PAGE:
Maintaining an upbeat sound, ATCQ gives us “Everything Is Fair.” Samples from the works of Bobby Byrd, Funkadelic, Harlem Underground Band and Willis Jackson give this track a truly funky feel, and Tip’s lyrics about “Miss Lane” paint a picture of a woman who is a boss in every sense of the word.
“Stern, firm and young with a laid-back tongue/The aim is to achieve and succeed at 21/Just like Ringling Brothers, I’ll daze and astound/Captivate the mass, ’cause the prose is profound” is how Q-Tip kicks off one of my favorite hip-hop songs ever, “Jazz (We’ve Got The)”, which was the album’s second single. Phife made sure to shout out producer Skiff Anslem and Tip reminds us that “The jazz, what? The jazz can move that ass…”
I am 27 years old. By the time cell phones were common among my friends, it was 2002 and Nextel made you big man or woman on campus. Pagers are something I am only vaguely familiar with, but after “Skypager”, I realize that I certainly missed out on a cultural phenomenon. Your Skypager can run on Duracell batteries for three weeks? You can reach me even if you’re in Costa Rica? Being interrupted while eating cacciatore with a twist of lime doesn’t sound that bad if you’re leaving to meet your lover at a quarter to 9. “What” sounds like a Sanford & Son-influenced hip-hop theme song and is about two and a half minutes of Q-Tip asking questions like “What’s Alex Haley if it doesn’t have roots?/What’s a weekend if you ain’t knockin’ boots?”
Like they did with People’s Instinctive Travels and the Paths of Rhythm, ATCQ ended The Low End Theory with a dope ass song. The finale to their second album was the ever-popular “Scenario, the project’s third single. Amazing visuals made this song even more, well, amazing. Featuring Busta Rhymes, Dinco D and Charlie Brown of Native Tongues affiliate Leaders of the New School, “Scenario” was a fucking party. Hell, even Spike Lee made a cameo appearance in the video. Adding to the perfection were the samples: “Soul Vibrations” by Kool & The Gang, “Little Miss Lover” by The Jimi Hendrix Experience, “So What” by Miles Davis and “Oblighetto” by Jack McDuff. “Here we go, yo, here we go, yo/So what so what so what’s the scenario…”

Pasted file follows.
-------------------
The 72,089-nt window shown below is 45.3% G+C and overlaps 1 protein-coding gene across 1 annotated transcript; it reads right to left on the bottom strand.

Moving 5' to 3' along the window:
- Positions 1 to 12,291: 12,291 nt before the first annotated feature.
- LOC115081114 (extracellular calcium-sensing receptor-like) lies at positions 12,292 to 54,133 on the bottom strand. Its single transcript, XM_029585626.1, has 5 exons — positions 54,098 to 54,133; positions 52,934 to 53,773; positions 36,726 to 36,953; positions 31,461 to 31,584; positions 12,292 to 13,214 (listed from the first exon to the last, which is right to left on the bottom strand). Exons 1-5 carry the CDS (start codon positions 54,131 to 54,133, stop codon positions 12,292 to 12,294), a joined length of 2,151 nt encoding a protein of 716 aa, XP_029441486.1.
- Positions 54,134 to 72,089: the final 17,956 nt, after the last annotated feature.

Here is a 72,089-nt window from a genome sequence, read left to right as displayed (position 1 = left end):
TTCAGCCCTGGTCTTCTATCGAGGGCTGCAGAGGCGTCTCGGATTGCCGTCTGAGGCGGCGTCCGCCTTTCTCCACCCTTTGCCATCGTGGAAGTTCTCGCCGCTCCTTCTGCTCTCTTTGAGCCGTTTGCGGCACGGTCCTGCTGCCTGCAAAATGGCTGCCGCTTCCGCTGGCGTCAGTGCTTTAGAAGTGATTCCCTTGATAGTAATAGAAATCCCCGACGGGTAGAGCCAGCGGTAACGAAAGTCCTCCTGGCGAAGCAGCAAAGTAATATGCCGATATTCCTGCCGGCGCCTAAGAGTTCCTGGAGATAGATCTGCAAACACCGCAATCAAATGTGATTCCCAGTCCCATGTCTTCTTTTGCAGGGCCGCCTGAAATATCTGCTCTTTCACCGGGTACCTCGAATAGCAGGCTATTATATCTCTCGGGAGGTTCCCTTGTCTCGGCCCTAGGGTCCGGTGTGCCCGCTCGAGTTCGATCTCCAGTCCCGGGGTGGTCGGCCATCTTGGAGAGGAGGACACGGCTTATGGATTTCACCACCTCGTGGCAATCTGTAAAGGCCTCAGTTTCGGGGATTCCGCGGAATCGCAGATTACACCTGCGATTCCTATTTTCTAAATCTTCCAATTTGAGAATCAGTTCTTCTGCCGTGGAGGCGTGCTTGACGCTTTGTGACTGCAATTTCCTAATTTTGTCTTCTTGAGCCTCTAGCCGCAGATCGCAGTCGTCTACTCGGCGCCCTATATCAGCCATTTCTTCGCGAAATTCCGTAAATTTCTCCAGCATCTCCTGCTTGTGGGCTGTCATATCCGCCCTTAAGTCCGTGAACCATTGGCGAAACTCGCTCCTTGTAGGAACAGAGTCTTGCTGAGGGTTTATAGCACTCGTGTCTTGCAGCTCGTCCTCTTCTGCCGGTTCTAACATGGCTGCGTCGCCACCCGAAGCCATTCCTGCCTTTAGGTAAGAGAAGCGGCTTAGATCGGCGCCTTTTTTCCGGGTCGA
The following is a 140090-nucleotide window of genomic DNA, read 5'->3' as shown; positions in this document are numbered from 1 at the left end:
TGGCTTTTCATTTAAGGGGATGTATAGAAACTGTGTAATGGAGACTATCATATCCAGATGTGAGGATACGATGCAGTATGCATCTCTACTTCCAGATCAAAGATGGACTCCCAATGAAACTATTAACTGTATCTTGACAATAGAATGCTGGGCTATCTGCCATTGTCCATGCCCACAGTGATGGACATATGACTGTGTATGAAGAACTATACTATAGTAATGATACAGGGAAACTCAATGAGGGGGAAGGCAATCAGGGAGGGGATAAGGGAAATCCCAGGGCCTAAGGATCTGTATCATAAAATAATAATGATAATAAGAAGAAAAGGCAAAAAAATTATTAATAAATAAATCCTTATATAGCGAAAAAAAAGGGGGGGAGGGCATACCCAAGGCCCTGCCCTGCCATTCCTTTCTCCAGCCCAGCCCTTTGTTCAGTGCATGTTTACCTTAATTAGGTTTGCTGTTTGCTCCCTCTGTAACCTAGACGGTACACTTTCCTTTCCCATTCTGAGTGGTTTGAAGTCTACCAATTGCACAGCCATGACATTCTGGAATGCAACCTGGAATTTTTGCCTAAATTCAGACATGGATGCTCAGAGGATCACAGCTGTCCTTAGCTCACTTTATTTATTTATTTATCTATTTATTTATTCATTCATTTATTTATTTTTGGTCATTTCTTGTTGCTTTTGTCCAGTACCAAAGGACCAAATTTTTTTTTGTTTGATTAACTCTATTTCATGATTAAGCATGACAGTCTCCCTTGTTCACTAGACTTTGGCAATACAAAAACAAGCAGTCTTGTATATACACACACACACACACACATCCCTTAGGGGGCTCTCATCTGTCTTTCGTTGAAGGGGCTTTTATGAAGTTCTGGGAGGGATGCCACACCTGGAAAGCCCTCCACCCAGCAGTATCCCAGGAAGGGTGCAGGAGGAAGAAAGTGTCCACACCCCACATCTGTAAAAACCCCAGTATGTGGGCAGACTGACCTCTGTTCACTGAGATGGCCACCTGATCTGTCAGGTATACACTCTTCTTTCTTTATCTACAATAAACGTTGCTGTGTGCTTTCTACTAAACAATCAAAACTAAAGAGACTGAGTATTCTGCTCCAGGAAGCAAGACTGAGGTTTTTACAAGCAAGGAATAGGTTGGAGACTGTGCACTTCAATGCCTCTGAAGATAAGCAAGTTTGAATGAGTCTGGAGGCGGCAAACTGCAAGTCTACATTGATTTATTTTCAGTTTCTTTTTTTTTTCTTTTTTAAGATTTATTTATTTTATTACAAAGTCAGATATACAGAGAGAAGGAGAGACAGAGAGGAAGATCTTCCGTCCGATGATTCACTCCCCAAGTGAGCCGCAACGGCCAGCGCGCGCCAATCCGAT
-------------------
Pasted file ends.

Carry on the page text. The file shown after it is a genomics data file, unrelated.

The Low End Theory is 2b when I rank A Tribe Called Quest albums, juuust behind People’s Instinctive Travels and the Paths of Rhythm. If this album were released first instead of second, I’d probably make it 2a, as the sound of this work was something truly unique that didn’t deviate too far from a hip-hop sound. Most memorable about this album is the emergence of Phife Dawg, who we received only in bits and pieces on Tribe’s first album. The general incorporation of what ATCQ felt was more representative of their style and sound is what makes this album so great. Not only did they decide to step up their efforts from a lyrical standpoint as a collective, they made sure that they distinguished themselves as a musical force to be reckoned with. If Tribe’s debut album was and is regarded as highly influential in the music sphere, The Low End Theory must be in that same conversation.